The Kingfisher Secret
Date Published19 March 2020
Price£ 8.99

The Kingfisher Secret

by Alex Urban

Journalist Grace Elliot seeks to revitalise a flagging career with a biography, but her subject has secrets that are well protected.


Grace Elliot is a writer for the Montreal scandal rag National Flash and has few illusions about the level of her journalistic career. Among the famous people she writes about, however, there is one who she actually gets to meet regularly, to receive hints for preparation of an essentially ghost-written column. She conceives the idea of a biography.

Her subject is Elena, a woman of Czech origin now married to Anthony Craig, an American who inherited an engineering company and makes flashy cars for the image-conscious nouveau riche. Elena herself has a thriving business, La Cure Craig, and her rise from lowly origins to fame via Olympic success is a matter of mystery which greatly adds to her popular appeal.

Grace is offered the opportunity to travel with Elena back to her place of birth while picking up hints for Ask Elena. While there, she takes notes as a foundation for what she hopes will be a biography. However, Elena reacts in a very hostile manner when she realises what is going on. Grace is abandoned, but despite instructions from her editor to return home immediately begins making enquiries on the spot.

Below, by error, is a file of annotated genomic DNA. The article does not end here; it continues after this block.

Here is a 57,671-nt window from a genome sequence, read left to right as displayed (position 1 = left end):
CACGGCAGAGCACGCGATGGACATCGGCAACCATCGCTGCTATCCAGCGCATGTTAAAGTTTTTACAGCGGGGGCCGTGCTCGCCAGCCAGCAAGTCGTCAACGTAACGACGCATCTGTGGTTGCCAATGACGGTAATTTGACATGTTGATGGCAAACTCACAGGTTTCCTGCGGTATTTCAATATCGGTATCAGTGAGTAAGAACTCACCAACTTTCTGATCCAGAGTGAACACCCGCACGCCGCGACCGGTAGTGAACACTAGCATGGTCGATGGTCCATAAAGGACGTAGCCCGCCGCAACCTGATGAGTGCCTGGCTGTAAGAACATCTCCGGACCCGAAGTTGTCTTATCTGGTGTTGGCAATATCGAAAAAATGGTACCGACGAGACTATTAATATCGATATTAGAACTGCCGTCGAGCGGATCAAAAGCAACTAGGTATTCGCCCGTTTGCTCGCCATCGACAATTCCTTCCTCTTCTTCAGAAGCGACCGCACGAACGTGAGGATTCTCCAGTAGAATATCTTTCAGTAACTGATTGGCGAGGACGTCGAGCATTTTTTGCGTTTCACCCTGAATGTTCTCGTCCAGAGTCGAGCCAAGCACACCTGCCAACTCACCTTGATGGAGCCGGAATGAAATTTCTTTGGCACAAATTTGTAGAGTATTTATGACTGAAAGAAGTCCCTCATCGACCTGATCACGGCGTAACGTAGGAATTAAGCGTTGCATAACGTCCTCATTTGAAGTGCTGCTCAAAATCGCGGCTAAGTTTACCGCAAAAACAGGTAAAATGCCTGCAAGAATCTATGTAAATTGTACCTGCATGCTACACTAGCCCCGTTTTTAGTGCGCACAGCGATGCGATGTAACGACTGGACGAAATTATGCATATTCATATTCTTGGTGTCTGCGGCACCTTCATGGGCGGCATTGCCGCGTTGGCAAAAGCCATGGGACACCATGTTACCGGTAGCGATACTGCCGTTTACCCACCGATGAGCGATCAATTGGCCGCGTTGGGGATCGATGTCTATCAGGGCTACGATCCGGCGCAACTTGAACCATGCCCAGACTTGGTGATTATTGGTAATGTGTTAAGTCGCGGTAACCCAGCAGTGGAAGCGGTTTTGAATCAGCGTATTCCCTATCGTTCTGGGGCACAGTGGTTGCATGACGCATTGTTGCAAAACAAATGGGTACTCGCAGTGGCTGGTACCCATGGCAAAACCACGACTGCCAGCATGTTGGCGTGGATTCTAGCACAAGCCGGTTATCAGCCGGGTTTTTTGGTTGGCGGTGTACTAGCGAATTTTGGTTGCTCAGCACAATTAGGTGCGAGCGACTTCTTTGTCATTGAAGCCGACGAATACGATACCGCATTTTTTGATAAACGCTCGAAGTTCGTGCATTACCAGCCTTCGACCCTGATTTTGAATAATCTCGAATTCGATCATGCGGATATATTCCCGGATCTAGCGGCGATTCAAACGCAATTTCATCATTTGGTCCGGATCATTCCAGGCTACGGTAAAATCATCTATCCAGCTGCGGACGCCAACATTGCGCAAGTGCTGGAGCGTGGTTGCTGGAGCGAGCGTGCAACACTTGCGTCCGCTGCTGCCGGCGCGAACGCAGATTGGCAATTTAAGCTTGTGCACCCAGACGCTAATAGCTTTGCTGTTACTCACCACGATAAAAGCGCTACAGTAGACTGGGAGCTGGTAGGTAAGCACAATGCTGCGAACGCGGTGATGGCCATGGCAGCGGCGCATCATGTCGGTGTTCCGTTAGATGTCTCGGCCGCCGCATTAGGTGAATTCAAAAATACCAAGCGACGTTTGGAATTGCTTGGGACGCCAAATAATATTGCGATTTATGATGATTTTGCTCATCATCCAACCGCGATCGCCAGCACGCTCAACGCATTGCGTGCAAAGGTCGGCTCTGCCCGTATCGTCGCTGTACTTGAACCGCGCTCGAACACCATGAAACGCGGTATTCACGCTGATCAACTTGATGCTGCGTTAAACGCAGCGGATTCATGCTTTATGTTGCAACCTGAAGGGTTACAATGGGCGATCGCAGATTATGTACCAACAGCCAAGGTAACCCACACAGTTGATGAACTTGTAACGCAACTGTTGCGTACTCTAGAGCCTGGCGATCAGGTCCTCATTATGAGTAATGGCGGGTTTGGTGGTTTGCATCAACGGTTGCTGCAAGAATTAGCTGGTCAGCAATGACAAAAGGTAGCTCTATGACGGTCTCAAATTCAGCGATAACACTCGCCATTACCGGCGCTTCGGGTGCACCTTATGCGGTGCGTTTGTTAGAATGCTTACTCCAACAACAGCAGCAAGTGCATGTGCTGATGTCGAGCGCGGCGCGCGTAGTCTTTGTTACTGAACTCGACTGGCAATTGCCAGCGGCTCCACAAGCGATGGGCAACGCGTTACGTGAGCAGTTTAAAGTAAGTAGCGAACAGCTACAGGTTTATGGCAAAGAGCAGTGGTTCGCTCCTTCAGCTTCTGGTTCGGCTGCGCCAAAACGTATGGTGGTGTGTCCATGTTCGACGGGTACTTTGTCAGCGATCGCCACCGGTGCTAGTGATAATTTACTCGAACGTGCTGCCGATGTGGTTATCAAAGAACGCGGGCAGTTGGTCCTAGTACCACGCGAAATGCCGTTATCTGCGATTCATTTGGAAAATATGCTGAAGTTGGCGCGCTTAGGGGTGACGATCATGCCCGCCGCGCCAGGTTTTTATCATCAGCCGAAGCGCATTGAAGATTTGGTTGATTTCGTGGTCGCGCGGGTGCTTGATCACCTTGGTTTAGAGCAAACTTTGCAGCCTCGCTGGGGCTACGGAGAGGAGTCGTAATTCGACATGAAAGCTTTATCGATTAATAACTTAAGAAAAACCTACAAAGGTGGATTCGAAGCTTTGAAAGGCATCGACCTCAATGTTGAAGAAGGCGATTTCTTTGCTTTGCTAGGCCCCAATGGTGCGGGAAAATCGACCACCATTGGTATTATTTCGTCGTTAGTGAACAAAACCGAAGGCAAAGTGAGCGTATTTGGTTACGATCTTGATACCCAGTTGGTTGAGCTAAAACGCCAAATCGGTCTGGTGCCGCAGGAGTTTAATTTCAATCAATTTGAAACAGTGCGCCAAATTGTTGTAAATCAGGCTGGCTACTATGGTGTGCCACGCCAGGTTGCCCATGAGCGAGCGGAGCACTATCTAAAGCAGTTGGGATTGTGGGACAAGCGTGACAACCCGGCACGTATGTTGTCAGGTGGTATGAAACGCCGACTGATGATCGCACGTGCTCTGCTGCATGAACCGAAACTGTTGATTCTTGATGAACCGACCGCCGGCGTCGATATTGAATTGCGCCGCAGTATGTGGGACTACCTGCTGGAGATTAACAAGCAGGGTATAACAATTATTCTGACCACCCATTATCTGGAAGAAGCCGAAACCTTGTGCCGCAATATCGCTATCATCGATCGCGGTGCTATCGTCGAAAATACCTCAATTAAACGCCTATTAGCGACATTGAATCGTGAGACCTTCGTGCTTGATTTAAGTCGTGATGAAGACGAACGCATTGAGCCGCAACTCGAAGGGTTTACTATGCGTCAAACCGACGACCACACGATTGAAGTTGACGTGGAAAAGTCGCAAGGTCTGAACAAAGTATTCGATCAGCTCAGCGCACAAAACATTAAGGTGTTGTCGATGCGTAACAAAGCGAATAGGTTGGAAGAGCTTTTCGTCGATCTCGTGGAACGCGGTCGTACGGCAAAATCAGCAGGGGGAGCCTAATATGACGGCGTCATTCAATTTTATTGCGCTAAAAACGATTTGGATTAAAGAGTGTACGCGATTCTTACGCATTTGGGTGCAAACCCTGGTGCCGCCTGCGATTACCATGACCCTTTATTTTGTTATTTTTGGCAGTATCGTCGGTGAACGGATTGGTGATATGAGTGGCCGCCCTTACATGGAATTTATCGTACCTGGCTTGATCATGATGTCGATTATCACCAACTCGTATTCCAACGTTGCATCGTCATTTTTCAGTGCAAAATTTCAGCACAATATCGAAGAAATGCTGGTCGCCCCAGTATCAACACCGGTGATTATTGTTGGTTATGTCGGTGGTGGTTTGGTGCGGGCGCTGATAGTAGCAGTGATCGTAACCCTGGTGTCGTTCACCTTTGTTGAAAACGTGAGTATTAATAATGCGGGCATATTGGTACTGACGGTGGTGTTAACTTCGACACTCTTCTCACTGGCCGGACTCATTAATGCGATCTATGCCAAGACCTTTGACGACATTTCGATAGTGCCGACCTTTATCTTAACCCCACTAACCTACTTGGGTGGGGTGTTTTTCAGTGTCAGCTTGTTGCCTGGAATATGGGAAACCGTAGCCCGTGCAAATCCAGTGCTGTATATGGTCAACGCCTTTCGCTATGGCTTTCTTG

It quickly becomes evident that there are several aspects of the Elena legend that do not add up. It is also apparent that someone has taken steps to make information about Elena’s past disappear, and that this is is continuing and extends to hostile action against anyone like Grace who is showing an interest.

In fact, the reader is made aware by intervening chapters that Elena was in fact selected by Soviet agents in the 1960s to join a small group of attractive Czech girls to be used as ‘swallows’, i.e. lures for Westerners, who can then be manipulated to act in accordance with Soviet interests. The policy has produced dividends as far as Elena, codenamed Kingfisher, is concerned: her husband has a brash self-assertiveness and genius for self-promotion that will all but guarantee his election to President of the USA at the next election.

While researching Elena’s past in Prague, Grace meets William, a British academic who offers his help. Despite her doubts about whether William is truly disinterested, the two pair up and get some pretty good hints, although proof is always elusive. Their main problem, however, is that they are being closely monitored by people who have no compunction about putting a halt to their investigation.

After certain events in Salisbury I have no problem believing that Soviet-era agents remain active, although the resources devoted to a single operative here seem perhaps a little excessive. Grace’s survival comes across as almost miraculous given the implacability of her foes, and the ending is surprisingly gentle. She is a sympathetic protagonist and the importance of her discoveries and problems in getting a hearing make for great excitement.

Reviewed 24 April 2021 by Chris Roberts